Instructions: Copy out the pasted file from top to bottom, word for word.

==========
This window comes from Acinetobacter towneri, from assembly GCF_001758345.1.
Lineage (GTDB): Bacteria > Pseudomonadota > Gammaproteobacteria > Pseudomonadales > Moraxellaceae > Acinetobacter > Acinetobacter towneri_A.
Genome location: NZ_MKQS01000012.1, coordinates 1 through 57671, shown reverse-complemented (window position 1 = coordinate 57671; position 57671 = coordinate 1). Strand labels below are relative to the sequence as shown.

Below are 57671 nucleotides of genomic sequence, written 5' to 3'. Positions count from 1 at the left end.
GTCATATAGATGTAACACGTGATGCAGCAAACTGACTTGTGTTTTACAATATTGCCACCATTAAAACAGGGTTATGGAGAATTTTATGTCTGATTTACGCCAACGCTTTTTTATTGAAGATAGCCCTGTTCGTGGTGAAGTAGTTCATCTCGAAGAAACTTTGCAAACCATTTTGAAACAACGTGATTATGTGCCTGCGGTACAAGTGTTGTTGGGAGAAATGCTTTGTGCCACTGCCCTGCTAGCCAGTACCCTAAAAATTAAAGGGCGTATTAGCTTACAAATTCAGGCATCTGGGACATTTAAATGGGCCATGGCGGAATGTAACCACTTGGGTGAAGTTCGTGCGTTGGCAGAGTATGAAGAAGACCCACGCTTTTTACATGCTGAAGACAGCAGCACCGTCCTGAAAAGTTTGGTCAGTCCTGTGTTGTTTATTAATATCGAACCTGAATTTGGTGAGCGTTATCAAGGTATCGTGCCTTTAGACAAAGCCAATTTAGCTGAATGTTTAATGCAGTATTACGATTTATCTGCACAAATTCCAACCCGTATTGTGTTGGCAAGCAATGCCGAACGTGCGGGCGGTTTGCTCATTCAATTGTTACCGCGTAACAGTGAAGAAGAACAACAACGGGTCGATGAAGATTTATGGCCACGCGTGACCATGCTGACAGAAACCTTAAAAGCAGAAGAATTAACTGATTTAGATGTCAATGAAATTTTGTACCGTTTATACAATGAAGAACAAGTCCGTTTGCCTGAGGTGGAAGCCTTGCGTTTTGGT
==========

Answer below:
This window comes from Acinetobacter towneri, from assembly GCF_001758345.1.
Lineage (GTDB): Bacteria > Pseudomonadota > Gammaproteobacteria > Pseudomonadales > Moraxellaceae > Acinetobacter > Acinetobacter towneri_A.
Genome location: NZ_MKQS01000012.1, coordinates 1 through 57671, shown reverse-complemented (window position 1 = coordinate 57671; position 57671 = coordinate 1). Strand labels below are relative to the sequence as shown.

Below are 57671 nucleotides of genomic sequence, written 5' to 3'. Positions count from 1 at the left end.
GTCATATAGATGTAACACGTGATGCAGCAAACTGACTTGTGTTTTACAATATTGCCACCATTAAAACAGGGTTATGGAGAATTTTATGTCTGATTTACGCCAACGCTTTTTTATTGAAGATAGCCCTGTTCGTGGTGAAGTAGTTCATCTCGAAGAAACTTTGCAAACCATTTTGAAACAACGTGATTATGTGCCTGCGGTACAAGTGTTGTTGGGAGAAATGCTTTGTGCCACTGCCCTGCTAGCCAGTACCCTAAAAATTAAAGGGCGTATTAGCTTACAAATTCAGGCATCTGGGACATTTAAATGGGCCATGGCGGAATGTAACCACTTGGGTGAAGTTCGTGCGTTGGCAGAGTATGAAGAAGACCCACGCTTTTTACATGCTGAAGACAGCAGCACCGTCCTGAAAAGTTTGGTCAGTCCTGTGTTGTTTATTAATATCGAACCTGAATTTGGTGAGCGTTATCAAGGTATCGTGCCTTTAGACAAAGCCAATTTAGCTGAATGTTTAATGCAGTATTACGATTTATCTGCACAAATTCCAACCCGTATTGTGTTGGCAAGCAATGCCGAACGTGCGGGCGGTTTGCTCATTCAATTGTTACCGCGTAACAGTGAAGAAGAACAACAACGGGTCGATGAAGATTTATGGCCACGCGTGACCATGCTGACAGAAACCTTAAAAGCAGAAGAATTAACTGATTTAGATGTCAATGAAATTTTGTACCGTTTATACAATGAAGAACAAGTCCGTTTGCCTGAGGTGGAAGCCTTGCGTTTTGGT